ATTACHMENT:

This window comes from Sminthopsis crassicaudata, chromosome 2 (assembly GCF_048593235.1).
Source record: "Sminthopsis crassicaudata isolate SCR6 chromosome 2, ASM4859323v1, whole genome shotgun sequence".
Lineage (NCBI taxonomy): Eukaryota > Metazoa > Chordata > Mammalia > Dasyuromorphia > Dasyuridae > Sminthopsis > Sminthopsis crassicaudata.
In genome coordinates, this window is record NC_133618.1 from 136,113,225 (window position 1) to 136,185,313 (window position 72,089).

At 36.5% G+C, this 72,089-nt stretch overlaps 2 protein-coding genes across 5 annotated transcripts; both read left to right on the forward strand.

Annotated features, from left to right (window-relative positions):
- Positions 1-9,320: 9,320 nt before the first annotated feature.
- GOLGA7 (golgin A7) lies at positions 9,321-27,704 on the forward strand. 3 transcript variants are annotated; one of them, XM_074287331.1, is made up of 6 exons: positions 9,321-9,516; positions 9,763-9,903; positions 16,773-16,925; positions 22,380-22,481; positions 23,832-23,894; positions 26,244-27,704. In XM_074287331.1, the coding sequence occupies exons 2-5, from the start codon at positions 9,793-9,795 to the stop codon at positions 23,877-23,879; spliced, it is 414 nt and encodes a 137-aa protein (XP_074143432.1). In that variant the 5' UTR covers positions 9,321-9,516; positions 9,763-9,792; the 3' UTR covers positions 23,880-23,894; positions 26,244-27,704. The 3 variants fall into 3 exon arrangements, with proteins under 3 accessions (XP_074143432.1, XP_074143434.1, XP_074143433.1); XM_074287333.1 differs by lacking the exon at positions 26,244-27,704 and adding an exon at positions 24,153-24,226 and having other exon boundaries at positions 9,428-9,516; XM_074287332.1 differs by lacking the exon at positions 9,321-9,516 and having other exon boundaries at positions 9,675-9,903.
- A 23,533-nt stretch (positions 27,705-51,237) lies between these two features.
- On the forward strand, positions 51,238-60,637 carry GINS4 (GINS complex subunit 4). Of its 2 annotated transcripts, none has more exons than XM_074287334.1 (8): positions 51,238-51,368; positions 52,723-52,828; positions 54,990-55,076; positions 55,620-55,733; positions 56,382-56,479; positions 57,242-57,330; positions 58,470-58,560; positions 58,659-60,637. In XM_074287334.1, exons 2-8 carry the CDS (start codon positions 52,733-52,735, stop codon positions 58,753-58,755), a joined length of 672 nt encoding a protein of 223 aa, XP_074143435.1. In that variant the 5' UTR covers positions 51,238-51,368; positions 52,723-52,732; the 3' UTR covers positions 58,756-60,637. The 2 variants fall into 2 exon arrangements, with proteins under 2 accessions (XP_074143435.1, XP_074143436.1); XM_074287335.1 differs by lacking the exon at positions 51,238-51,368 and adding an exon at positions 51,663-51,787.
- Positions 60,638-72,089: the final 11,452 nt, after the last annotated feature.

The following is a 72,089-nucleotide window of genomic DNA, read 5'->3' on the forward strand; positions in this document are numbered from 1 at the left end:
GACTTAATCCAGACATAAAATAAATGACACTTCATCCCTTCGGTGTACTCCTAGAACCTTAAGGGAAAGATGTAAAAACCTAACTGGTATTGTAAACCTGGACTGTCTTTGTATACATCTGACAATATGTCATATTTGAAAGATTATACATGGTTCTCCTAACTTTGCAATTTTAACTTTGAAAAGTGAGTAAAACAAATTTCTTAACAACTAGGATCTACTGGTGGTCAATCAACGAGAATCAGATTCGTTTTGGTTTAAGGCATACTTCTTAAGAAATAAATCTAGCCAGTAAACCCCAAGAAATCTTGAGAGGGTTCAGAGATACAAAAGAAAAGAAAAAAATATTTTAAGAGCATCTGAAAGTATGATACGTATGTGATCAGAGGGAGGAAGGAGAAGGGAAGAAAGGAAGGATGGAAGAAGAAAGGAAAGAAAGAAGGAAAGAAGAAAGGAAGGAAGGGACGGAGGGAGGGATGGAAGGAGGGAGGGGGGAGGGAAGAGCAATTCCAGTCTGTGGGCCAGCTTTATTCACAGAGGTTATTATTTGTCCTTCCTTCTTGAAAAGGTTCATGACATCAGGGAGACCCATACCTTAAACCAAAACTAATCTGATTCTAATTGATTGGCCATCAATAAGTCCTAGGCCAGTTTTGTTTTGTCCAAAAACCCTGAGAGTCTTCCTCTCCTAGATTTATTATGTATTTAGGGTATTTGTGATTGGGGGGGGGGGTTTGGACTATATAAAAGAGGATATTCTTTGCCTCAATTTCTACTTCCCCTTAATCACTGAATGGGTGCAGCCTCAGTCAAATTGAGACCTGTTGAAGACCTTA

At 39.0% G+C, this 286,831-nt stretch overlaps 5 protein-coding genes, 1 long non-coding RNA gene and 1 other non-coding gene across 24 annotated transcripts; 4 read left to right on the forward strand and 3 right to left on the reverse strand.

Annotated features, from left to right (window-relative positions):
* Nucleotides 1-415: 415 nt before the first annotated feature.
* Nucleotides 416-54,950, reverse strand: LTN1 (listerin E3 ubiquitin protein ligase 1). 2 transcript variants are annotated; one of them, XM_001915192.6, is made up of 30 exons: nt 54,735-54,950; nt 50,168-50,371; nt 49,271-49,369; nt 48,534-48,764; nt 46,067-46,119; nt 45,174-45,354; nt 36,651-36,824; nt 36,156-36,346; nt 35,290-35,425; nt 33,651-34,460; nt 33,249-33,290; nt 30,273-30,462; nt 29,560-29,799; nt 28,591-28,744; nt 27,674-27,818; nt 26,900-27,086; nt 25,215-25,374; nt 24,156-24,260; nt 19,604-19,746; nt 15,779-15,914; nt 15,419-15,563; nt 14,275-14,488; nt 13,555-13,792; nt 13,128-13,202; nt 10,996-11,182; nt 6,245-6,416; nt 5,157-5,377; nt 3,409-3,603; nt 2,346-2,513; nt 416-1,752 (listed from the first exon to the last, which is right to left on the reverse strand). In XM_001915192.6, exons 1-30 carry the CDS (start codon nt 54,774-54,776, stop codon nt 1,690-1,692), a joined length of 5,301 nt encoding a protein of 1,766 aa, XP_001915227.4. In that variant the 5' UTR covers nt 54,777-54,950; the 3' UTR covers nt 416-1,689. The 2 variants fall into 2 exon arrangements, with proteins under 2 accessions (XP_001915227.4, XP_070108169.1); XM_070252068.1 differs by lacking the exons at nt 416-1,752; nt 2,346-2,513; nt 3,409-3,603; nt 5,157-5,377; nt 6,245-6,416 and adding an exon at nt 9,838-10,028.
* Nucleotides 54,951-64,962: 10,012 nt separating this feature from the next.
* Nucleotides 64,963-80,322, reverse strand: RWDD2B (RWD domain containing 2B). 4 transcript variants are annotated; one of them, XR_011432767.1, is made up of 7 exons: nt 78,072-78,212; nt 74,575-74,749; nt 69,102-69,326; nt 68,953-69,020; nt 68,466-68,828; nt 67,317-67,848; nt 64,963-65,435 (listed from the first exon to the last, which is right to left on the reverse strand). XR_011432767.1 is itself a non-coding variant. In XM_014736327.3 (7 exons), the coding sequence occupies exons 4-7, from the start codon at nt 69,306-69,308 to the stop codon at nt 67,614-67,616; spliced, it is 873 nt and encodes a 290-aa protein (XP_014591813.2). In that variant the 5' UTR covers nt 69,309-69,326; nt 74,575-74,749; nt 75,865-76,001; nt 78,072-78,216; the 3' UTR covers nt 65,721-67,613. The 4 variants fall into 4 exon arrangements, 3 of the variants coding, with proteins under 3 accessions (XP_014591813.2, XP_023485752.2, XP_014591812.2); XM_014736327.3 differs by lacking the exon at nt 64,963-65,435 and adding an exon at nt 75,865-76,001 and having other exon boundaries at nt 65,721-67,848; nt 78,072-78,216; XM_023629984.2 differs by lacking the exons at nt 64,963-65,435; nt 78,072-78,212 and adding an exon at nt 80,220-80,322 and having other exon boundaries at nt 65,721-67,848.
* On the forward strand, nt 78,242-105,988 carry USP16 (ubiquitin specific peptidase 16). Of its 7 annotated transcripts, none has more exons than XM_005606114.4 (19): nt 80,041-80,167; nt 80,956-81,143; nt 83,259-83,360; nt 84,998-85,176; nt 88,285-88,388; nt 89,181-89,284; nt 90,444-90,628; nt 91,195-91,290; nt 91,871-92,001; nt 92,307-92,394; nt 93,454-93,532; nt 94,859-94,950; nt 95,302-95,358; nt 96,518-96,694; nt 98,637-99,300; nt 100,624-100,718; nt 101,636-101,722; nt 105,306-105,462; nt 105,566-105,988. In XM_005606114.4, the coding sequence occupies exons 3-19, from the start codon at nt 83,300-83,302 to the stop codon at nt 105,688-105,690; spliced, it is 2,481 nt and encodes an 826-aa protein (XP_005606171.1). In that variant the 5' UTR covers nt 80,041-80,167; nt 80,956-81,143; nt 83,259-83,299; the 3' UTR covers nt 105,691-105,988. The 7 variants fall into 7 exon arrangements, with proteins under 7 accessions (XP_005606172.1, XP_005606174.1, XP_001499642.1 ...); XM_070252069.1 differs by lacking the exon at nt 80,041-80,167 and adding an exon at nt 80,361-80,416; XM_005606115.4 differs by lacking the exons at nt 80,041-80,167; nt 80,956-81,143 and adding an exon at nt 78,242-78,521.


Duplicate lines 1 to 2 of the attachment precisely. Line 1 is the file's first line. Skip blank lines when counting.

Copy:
This window comes from Sminthopsis crassicaudata, chromosome 2 (assembly GCF_048593235.1).
Source record: "Sminthopsis crassicaudata isolate SCR6 chromosome 2, ASM4859323v1, whole genome shotgun sequence".